Backflow incense burners feature a unique cone that releases the smoke in an opposite direction to traditional incense.
When lighting a backflow incense cone, it should glow red or orange and release an aromatic cloud. If there is no glowing ember present, your cone has gone out and needs to be lit again.
1. The Cones Are Not Aligned
If your backflow incense burner isn’t working, there’s a good chance the cones aren’t aligned correctly. This occurs because the hole at the bottom of the backflow cone must line up with the metal hole on the backflow burner.
If your cones aren’t aligned correctly, they won’t produce the desired smoke waterfall effect. To start, make sure the cones are fully illuminated.
To begin, place the cone on a backflow incense burner and wait for smoke to come out of its base. You should see a small glowing ember at its base as well as clouds of smoke coming from below.
This process can take a few minutes, so be sure not to move the burner until smoke has begun flowing. Furthermore, make sure all ash has cooled completely to touch before handling it.
2. The Cones Are Damp
Pine cones open and close in response to humidity levels, protecting their seeds from rotting or mold.
Once the air becomes dry, the scales shrink back in size and open up again, allowing seeds to fall out and start dispersing once again.
As the humidity increases, the outer layer of scales expands and contracts while the inner one remains taut. When humidity increases slightly, however, this outer layer curls up and locks shut to prevent moisture from seeping into the insides of the scales.
It turns out this process is the same one humans use when opening and closing their eyes. Naturalists call it the treegonometree! It can be an effective way to forecast when rain or humidity will arrive, as well as when seeds should be released for maximum dispersion.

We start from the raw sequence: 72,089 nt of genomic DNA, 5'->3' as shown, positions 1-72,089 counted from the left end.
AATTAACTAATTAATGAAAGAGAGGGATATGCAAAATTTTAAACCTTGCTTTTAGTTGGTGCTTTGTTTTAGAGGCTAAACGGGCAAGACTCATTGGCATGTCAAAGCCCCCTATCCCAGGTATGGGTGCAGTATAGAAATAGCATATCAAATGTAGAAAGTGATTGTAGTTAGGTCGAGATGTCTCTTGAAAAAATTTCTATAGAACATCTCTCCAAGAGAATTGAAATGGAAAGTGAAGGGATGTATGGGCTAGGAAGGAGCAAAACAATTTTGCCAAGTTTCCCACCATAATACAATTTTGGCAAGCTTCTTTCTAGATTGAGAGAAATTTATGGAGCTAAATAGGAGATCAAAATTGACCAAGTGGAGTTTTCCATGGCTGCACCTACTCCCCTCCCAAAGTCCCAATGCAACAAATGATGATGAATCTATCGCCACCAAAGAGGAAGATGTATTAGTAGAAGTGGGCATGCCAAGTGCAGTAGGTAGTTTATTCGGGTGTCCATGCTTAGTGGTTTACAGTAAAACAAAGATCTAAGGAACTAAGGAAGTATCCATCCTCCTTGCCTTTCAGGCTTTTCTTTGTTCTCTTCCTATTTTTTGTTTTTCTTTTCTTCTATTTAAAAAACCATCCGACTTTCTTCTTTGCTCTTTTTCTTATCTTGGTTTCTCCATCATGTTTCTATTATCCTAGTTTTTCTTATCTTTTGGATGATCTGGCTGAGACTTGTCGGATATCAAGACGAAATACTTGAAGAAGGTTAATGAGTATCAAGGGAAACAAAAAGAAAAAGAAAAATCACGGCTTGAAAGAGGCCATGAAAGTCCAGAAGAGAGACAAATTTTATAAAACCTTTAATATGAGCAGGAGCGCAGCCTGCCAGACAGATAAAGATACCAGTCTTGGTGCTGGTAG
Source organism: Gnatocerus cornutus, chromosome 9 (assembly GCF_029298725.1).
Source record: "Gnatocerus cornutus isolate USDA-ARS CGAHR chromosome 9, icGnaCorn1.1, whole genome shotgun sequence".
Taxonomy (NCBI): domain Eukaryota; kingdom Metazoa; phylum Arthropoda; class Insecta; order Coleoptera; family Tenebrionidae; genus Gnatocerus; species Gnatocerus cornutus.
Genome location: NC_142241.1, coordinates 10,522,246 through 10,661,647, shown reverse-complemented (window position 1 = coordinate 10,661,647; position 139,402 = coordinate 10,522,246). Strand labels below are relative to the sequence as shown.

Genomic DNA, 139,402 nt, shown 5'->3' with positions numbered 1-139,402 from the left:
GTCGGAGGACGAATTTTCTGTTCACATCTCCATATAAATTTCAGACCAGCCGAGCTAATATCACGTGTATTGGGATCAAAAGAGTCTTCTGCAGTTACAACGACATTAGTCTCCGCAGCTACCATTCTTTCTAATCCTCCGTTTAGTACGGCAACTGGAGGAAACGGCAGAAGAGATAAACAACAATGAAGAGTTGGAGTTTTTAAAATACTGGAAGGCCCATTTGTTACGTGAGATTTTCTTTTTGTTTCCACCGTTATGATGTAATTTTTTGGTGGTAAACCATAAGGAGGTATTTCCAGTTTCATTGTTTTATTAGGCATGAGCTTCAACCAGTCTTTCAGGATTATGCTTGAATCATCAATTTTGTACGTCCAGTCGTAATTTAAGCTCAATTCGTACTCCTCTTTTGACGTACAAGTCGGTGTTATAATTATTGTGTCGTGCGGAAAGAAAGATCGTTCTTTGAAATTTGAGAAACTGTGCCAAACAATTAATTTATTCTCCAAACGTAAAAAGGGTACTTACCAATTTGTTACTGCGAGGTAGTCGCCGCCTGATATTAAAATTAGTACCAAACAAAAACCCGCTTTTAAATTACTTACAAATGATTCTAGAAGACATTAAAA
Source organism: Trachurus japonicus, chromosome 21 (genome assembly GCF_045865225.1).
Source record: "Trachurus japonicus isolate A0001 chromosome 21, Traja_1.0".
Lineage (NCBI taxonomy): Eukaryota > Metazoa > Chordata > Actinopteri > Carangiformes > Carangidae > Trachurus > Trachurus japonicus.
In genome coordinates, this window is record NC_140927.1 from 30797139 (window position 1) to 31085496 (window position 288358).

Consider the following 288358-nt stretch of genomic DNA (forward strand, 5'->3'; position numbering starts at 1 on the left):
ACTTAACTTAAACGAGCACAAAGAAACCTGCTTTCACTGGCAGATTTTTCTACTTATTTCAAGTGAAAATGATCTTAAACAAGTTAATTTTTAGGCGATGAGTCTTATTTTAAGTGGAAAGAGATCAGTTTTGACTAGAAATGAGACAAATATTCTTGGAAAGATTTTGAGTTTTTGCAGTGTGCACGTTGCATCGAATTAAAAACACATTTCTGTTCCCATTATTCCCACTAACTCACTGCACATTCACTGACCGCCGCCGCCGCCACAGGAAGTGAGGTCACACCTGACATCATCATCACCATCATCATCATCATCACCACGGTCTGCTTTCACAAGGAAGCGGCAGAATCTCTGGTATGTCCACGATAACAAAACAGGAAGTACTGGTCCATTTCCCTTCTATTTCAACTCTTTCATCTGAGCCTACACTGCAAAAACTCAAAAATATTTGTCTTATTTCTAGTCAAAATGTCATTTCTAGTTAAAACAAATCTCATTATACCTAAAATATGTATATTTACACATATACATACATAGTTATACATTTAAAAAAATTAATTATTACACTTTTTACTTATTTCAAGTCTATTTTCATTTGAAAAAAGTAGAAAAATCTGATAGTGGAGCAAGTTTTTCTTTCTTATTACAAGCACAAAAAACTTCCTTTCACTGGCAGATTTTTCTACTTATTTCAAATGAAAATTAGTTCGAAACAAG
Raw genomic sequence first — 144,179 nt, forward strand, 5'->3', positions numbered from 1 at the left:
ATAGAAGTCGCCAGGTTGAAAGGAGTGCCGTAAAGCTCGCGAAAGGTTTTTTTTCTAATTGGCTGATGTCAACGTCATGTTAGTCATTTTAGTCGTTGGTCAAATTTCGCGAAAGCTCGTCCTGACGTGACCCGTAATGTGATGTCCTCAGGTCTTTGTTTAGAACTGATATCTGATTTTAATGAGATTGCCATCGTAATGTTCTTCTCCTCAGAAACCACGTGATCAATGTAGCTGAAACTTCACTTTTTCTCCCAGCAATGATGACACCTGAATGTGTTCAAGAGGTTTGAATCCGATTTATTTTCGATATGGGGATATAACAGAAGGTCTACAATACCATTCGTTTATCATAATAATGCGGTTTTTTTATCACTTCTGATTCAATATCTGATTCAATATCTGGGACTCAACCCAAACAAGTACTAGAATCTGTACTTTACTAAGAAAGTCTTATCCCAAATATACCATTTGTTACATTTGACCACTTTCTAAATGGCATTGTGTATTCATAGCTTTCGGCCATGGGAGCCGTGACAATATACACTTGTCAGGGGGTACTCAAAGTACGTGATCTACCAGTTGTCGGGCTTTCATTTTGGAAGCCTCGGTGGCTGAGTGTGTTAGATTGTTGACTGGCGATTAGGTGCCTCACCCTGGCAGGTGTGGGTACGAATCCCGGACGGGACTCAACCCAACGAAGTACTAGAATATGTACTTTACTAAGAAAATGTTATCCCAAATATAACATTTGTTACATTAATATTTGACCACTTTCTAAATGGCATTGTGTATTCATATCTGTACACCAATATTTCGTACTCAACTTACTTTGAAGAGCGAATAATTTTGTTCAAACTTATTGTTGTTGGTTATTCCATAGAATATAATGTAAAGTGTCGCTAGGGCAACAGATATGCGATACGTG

3. The Cones Are Not Clean
If your backflow incense burner isn’t working, the first thing to check is the cones for cleanliness. They should be free of dander, dust, and mold.
Another possible explanation for why your cones may not be burning correctly is that they are made of poor quality material. Typically, incense cones with poor materials start to smoke and smell unpleasant after just a few minutes of burning.
Cones are typically created from incense powder and essential oils mixed with water to form a paste. This mixture is then molded into an object like a cone using either a thin nail or something similar for creating the hole at the bottom.
To use these cones, simply place them on an incense burner and blow out the flame until a small ember appears at the tip. Afterward, smoke should rise to the top and escape through a hole at the bottom of the cone.
4. The Cones Are Not Properly Stored
Backflow incense burners are uniquely designed to create a waterfall or cascading smoke effect by trapping smoke within their hollow core inside the cone.
Once lit, smoke flows out the top hole and through a tunnel in the base of the cone, following an established path towards its base.
If you’re experiencing issues with your incense burner, one of the first things to check is whether or not the cones have been stored properly.
To ensure the health of cones, they should be stored properly. Furthermore, make sure they’re allowed to dry completely after each use by stacking in an area where air can freely circulate.
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